Dem senator: Border wall itself is not 'immoral'

Dem senator: Border wall itself is not 'immoral'
© Greg Nash

Sen. Christopher CoonsChristopher (Chris) Andrew CoonsThe Hill's Coronavirus Report: The Hill's Reid Wilson says political winners are governors who listened to scientists and public health experts; 12 states record new highs for seven-day case averages Hillicon Valley: Facebook takes down 'boogaloo' network after pressure | Election security measure pulled from Senate bill | FCC officially designating Huawei, ZTE as threats Democrats, voting rights groups pressure Senate to approve mail-in voting resources MORE (D-Del.) said Sunday that he does not believe a wall along the southern border is "immoral," and argued that Democrats and Republicans should be able to find common ground on border security.

Coons was asked on "Fox News Sunday" whether he agrees with Speaker Nancy PelosiNancy PelosiSupreme Court rulings reignite Trump oversight wars in Congress Pelosi on Baltimore's Columbus statue: 'If the community doesn't want the statue, the statue shouldn't be there' Pelosi says House won't cave to Senate on worker COVID-19 protections MORE's (D-Calif.) stance that President TrumpDonald John TrumpTrump on Kanye West's presidential run: 'He is always going to be for us' Marie Yovanovitch on Vindman retirement: He 'deserved better than this. Our country deserved better than this' Trump says Biden has been 'brainwashed': 'He's been taken over by the radical left' MORE's proposed wall along the U.S.-Mexico border is "an immorality between countries" that does not warrant funding.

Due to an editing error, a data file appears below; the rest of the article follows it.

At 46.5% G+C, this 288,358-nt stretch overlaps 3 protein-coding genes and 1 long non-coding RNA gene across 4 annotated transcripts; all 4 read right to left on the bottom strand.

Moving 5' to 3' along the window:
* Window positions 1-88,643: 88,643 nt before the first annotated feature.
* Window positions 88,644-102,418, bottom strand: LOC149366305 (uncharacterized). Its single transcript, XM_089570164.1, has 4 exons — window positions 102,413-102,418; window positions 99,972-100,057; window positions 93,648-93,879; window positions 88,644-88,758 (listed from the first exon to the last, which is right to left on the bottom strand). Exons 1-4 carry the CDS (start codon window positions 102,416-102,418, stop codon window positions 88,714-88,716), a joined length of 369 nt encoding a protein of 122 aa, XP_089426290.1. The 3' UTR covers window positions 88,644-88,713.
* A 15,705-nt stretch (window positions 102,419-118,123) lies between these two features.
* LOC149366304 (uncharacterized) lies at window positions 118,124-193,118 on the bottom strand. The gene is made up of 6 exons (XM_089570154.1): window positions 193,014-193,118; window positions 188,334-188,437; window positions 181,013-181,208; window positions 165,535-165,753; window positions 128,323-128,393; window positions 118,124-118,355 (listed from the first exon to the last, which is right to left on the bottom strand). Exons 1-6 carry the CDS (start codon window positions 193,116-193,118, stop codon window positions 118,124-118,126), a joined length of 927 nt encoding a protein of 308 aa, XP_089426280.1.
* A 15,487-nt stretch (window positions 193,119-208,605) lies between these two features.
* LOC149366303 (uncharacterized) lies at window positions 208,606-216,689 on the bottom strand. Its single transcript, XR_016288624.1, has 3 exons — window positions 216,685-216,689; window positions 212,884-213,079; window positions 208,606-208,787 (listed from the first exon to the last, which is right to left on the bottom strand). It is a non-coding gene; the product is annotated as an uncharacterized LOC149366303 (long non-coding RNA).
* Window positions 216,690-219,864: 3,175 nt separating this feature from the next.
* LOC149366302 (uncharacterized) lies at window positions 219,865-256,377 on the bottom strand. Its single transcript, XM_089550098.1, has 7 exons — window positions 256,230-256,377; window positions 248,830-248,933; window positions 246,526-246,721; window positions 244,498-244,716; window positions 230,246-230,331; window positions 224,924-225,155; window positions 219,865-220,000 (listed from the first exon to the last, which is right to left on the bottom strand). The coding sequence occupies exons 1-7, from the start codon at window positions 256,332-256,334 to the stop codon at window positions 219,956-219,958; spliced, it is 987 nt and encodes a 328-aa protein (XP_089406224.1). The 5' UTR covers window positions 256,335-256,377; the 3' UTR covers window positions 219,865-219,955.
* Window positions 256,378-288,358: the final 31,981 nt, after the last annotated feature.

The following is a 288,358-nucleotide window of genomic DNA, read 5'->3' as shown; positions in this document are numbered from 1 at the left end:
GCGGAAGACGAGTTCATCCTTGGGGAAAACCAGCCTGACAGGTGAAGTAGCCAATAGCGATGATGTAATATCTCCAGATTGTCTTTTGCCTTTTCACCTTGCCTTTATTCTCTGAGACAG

"I agree with the advice that [Sen.] Lindsey GrahamLindsey Olin GrahamLincoln Project offers list of GOP senators who 'protect' Trump in new ad The Hill's Morning Report - Presented by Facebook - Trump backs another T stimulus, urges governors to reopen schools Democrats awash with cash in battle for Senate MORE [R-S.C.] just gave to President Trump, which is that he should reopen the government and that we should spend several weeks negotiating over what we can all agree on," Coons said.

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"I personally don’t think a border wall is in and of itself immoral," he added.

However, Coons argued that the Trump administration's immigration policies that have led to the separation of migrant families and detainment of migrant children are "immoral."

Trump's demand for more than $5 billion in funding for the wall along the southern border has been at the heart of a partial government shutdown that has lasted more than three weeks. Democrats have refused to agree to money for the structure.

Democratic lawmakers have insisted that a wall would be ineffective at deterring illegal immigration, and that the money would be better spent on other border security measures. Some lawmakers have also said the structure does not represent American values.

Trump has responded to the latter argument by noting that the Vatican has a wall.